Premier Li Keqiang announced in Tokyo on May 9 that China has agreed to grant a quota of 200 billion yuan ($31.4 billion) to be used in the renminbi qualified foreign institutional investor mechanism by Japanese investors.
During his meeting with Japanese Prime Minister Shinzo Abe, Premier Li also said China supports Japanese financial institutions investing in the Chinese capital market and has a positive attitude toward setting up a bank in Tokyo for renminbi clearing.
At a joint news conference with Abe on May 9, Premier Li said China and Japan have reached consensus in principle to sign a bilateral currency swap agreement as soon as possible.
China and Japan signed 10 agreements on a wide range of areas, such as social security, culture and agriculture.
Premier Li invited Abe to visit China at an appropriate time, and Abe accepted the invitation.
The Premier also said the two countries should abide by the four political documents and the consensuses they have reached and restore their ties to a normal track.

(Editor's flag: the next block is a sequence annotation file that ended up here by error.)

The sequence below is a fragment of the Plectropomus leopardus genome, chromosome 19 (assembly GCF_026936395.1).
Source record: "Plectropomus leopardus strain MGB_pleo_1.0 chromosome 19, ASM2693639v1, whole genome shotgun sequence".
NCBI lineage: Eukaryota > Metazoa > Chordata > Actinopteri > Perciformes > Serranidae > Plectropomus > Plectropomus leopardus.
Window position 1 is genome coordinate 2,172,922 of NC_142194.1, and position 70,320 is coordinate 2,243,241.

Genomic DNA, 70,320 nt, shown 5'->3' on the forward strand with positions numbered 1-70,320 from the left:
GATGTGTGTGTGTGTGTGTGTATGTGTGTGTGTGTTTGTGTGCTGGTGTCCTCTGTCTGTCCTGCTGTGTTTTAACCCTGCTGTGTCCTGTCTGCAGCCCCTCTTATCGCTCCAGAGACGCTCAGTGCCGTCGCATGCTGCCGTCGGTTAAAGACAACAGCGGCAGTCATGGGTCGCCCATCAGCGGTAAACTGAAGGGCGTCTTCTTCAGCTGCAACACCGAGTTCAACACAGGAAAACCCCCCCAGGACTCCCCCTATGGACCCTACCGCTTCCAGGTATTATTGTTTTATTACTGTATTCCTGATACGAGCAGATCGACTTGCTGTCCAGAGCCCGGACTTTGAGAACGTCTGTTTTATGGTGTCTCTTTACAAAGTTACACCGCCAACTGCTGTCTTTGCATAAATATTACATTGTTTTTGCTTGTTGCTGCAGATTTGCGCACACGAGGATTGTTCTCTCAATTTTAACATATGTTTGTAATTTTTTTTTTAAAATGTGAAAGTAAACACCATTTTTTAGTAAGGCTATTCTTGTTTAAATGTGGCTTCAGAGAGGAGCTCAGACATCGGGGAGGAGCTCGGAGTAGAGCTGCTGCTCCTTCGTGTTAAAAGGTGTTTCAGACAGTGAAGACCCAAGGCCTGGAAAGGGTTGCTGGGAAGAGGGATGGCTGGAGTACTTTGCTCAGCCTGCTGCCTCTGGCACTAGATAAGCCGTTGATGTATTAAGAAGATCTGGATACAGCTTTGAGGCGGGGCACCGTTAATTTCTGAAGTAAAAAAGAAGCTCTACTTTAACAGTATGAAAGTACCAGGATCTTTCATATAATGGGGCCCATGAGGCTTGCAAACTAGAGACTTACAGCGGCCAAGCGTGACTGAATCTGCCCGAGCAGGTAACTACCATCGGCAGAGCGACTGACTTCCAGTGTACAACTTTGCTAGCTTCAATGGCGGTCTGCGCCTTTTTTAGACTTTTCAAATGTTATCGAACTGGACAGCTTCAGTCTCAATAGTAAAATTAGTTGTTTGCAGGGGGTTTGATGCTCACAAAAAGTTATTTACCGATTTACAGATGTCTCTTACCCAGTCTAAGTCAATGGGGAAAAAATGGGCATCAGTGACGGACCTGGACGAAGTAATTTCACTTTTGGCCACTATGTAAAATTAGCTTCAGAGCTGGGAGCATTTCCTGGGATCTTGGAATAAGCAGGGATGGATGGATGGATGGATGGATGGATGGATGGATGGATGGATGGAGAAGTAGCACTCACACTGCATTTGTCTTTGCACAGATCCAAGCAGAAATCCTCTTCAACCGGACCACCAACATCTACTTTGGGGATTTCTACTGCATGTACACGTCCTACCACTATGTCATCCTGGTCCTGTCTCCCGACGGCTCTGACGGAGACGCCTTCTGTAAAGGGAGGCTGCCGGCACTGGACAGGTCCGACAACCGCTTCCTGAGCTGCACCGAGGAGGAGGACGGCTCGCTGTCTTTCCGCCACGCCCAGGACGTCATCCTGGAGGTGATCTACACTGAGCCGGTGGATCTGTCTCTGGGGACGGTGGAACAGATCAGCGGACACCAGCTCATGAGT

The two countries should consolidate the political foundation and expand cooperation, Premier Li added. They should undertake practical actions to prove they are partners rather than threats to each other.
The healthy development of ties between the two countries, which are neighbors and important economies, are in line with the interests of both, and with regional and global peace and stability, the Premier said.
This year marks the 40th anniversary of the signing of China-Japan Treaty of Peace and Friendship, and the bilateral ties are at an important stage for further improvement, Premier Li said.
Abe said the two countries should join hands to help their non-governmental organizations cooperate in third-party markets.
Also, Premier Li announced on May 9 that China will give Japan two crested ibises as a gift and symbol of China’s friendship with the Japanese people.
The gift is the first of its kind in 11 years. China last offered a pair of crested ibises, Huayang and Yishui, in 2007 when former premier Wen Jiabao visited Japan and had talks with Abe, who was in his first term as Japanese prime minister. Crested ibises are native to Japan, where they are called toki, but were declared extinct in 2003 after the sole remaining bird died in Sado, Niigata prefecture. The crested ibises now living in Sado and on the mainland of Japan are descendants of five crested ibises presented by China.
The visit to Japan is Premier Li’s first since he became premier in 2013 and the first for a Chinese premier in eight years.
“Through my visit, I want to promote a sound and stable development of our bilateral relationship for the long term,” he said.